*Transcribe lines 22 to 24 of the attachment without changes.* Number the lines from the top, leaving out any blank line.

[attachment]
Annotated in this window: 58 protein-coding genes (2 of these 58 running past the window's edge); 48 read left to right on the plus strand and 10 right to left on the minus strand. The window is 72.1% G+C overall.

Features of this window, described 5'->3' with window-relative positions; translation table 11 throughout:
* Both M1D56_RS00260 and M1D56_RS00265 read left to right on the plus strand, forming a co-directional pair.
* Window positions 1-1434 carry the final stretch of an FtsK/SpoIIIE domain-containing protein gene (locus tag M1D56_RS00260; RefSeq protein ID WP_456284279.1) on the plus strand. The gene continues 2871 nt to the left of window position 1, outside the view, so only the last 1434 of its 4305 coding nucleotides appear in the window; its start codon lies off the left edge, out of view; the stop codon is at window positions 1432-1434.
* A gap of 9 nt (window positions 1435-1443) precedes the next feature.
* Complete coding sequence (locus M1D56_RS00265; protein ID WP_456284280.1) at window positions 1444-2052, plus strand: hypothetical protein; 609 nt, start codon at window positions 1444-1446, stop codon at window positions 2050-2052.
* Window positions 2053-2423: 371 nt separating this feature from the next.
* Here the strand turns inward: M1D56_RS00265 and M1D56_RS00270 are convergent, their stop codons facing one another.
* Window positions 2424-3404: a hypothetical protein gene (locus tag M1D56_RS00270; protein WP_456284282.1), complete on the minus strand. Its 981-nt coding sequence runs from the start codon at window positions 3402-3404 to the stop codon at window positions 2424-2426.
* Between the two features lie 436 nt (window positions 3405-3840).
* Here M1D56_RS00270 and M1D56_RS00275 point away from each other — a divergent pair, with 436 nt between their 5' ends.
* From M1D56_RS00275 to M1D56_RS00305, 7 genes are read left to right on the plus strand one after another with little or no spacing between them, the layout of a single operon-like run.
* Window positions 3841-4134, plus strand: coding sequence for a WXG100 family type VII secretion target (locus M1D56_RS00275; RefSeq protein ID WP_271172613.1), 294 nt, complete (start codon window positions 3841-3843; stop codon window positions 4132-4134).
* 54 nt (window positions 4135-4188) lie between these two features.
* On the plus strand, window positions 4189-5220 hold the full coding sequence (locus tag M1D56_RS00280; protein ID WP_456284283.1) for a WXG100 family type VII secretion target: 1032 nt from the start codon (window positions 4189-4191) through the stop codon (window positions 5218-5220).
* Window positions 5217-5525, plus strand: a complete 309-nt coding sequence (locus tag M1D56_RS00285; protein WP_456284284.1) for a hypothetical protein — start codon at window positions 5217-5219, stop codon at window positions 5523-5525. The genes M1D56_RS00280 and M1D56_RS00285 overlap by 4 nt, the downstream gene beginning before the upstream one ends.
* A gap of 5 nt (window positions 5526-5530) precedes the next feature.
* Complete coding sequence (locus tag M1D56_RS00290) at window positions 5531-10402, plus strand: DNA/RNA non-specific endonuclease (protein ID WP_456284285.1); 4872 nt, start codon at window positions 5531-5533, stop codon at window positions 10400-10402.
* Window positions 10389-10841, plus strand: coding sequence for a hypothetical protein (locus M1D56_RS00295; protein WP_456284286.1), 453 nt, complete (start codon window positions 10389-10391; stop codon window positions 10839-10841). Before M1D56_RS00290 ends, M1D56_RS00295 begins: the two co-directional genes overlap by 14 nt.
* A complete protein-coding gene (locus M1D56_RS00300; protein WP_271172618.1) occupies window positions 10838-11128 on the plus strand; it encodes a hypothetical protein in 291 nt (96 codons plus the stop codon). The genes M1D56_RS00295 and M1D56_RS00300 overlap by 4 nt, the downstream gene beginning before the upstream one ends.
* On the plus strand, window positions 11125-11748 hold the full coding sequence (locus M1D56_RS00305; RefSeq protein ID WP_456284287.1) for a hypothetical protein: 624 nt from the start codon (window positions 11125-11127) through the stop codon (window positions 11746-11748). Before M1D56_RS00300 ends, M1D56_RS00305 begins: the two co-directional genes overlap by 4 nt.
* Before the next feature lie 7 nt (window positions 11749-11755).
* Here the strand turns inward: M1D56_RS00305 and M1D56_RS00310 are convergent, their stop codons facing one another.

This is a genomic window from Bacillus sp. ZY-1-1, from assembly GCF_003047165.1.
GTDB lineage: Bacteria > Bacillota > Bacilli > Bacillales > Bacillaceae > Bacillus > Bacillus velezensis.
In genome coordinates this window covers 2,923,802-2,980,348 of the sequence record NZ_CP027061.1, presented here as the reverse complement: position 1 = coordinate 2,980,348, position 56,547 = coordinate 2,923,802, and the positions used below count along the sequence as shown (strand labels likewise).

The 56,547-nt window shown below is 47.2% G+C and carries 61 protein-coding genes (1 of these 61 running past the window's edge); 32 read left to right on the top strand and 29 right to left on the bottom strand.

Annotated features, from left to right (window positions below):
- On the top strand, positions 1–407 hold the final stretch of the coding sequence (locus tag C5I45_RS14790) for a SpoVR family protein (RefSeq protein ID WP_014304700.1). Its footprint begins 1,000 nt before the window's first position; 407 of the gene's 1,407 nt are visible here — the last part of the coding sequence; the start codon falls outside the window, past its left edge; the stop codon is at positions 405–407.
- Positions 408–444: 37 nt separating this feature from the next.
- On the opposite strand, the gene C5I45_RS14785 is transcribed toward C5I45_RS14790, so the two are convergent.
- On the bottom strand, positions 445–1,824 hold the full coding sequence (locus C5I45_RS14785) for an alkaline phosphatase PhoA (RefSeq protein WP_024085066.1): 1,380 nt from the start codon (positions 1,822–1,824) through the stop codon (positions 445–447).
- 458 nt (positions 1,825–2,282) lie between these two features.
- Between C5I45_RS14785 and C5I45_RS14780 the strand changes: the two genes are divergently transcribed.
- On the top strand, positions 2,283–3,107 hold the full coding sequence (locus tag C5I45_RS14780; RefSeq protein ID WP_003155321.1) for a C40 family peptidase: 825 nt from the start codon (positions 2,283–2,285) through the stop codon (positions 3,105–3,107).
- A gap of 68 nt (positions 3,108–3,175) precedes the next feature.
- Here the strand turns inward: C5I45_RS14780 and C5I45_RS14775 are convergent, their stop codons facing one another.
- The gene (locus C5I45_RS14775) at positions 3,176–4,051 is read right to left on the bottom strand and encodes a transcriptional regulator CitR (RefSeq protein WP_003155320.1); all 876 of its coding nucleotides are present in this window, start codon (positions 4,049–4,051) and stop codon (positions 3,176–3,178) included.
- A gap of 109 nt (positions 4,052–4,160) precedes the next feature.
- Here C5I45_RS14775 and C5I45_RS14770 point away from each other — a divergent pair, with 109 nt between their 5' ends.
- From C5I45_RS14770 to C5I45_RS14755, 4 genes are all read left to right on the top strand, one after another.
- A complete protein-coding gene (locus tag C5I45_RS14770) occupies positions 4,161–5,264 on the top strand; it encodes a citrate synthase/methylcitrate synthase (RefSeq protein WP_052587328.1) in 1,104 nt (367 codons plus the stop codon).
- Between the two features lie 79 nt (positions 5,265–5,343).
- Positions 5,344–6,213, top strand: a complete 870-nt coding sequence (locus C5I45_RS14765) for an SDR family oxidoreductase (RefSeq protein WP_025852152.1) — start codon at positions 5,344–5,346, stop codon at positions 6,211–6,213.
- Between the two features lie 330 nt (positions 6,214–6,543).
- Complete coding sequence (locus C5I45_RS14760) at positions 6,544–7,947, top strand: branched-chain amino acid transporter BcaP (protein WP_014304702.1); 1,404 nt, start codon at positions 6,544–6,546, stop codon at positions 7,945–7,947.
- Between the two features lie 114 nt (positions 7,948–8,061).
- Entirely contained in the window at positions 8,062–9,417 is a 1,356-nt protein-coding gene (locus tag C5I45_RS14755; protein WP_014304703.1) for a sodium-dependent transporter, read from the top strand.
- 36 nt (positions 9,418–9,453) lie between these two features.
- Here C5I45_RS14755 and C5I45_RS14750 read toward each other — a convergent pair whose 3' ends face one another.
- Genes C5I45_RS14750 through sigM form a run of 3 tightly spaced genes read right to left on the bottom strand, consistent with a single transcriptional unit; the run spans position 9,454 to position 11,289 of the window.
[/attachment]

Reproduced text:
* Before the next feature lie 7 nt (window positions 11749-11755).
* Here the strand turns inward: M1D56_RS00305 and M1D56_RS00310 are convergent, their stop codons facing one another.

This is a genomic window from Bacillus sp. ZY-1-1, from assembly GCF_003047165.1.